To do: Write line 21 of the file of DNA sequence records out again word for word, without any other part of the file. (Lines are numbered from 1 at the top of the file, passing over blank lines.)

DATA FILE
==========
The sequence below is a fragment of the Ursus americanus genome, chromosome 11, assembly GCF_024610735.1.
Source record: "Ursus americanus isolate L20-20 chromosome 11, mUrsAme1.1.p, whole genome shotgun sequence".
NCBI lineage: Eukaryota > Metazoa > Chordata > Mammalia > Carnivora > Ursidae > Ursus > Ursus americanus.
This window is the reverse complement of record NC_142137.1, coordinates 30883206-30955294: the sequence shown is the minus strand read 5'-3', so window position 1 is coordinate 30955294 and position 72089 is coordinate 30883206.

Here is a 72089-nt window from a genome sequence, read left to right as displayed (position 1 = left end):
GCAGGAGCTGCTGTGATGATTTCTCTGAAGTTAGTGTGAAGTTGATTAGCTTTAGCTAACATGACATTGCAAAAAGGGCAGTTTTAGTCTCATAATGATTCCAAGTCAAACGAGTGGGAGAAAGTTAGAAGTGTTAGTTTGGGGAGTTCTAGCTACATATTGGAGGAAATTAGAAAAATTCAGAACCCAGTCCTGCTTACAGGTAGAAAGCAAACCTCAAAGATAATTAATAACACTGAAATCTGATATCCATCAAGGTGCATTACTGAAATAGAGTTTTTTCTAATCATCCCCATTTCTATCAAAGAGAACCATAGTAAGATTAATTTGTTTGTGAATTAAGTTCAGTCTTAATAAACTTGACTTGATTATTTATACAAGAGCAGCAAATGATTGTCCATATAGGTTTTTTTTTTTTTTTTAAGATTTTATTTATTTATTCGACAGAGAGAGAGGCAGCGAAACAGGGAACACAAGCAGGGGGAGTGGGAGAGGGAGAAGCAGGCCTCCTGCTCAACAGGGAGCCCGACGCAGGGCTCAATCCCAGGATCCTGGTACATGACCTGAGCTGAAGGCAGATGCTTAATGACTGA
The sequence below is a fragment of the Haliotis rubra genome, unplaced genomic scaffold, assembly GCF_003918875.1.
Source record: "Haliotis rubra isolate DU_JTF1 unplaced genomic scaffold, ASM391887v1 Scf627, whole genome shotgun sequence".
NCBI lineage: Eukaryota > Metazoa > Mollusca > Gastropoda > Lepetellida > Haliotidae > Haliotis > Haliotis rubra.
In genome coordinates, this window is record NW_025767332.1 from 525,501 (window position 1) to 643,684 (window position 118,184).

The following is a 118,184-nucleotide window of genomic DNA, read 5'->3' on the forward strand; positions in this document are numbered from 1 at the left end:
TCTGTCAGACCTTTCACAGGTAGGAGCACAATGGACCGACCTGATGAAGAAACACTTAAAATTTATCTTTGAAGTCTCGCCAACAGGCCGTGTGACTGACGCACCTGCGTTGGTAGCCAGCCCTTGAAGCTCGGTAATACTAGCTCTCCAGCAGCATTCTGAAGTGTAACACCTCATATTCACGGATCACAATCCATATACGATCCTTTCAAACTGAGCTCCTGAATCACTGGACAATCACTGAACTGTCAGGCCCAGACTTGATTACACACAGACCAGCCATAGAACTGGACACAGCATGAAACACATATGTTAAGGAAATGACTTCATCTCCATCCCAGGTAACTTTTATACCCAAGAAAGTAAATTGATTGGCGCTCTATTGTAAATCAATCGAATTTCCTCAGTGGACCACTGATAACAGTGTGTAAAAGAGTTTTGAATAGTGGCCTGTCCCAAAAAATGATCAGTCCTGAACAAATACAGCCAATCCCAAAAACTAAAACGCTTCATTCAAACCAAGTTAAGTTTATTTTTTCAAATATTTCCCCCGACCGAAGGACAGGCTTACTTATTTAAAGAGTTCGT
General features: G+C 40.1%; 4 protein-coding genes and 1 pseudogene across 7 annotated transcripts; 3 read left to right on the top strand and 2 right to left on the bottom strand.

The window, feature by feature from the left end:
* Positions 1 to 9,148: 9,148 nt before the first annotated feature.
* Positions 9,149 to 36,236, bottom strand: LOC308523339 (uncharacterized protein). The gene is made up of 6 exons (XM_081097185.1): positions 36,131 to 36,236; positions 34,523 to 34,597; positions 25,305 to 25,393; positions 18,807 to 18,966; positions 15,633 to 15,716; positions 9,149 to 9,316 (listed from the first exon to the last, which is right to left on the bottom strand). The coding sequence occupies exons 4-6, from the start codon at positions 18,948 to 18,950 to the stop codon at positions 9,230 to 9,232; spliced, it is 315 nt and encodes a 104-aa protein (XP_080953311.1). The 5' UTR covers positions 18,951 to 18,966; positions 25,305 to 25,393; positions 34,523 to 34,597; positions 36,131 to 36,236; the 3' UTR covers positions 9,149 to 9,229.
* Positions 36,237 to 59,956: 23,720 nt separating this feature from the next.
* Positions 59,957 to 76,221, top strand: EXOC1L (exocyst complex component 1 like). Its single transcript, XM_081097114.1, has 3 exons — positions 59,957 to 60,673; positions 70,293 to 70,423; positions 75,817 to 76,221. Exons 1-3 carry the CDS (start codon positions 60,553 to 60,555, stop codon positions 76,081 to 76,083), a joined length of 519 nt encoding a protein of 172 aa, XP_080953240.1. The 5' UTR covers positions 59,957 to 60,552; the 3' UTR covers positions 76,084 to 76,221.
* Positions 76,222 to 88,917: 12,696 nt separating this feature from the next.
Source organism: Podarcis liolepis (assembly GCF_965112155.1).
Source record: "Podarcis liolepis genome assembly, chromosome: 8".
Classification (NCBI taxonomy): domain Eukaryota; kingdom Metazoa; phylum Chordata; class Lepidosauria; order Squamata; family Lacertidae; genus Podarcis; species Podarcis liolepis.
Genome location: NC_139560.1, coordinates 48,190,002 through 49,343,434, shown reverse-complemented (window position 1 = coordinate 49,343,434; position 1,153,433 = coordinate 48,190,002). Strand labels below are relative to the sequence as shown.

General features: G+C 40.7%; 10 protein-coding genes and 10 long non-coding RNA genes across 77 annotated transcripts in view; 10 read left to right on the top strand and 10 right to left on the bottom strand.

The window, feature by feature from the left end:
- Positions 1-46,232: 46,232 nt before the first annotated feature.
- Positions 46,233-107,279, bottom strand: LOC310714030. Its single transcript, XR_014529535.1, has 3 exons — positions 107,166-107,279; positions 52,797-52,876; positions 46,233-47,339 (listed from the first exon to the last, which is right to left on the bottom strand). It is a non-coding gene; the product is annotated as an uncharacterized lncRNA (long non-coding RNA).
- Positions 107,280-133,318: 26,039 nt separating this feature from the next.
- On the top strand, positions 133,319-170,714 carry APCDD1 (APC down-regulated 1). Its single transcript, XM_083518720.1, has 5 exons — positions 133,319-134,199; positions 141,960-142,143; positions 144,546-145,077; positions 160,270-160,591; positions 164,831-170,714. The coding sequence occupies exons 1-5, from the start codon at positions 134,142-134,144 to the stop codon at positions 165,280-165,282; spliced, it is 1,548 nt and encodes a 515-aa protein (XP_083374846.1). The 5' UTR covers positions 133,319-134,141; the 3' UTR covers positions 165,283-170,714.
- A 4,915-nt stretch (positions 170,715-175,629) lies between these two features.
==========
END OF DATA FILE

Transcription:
Source record: "Podarcis liolepis genome assembly, chromosome: 8".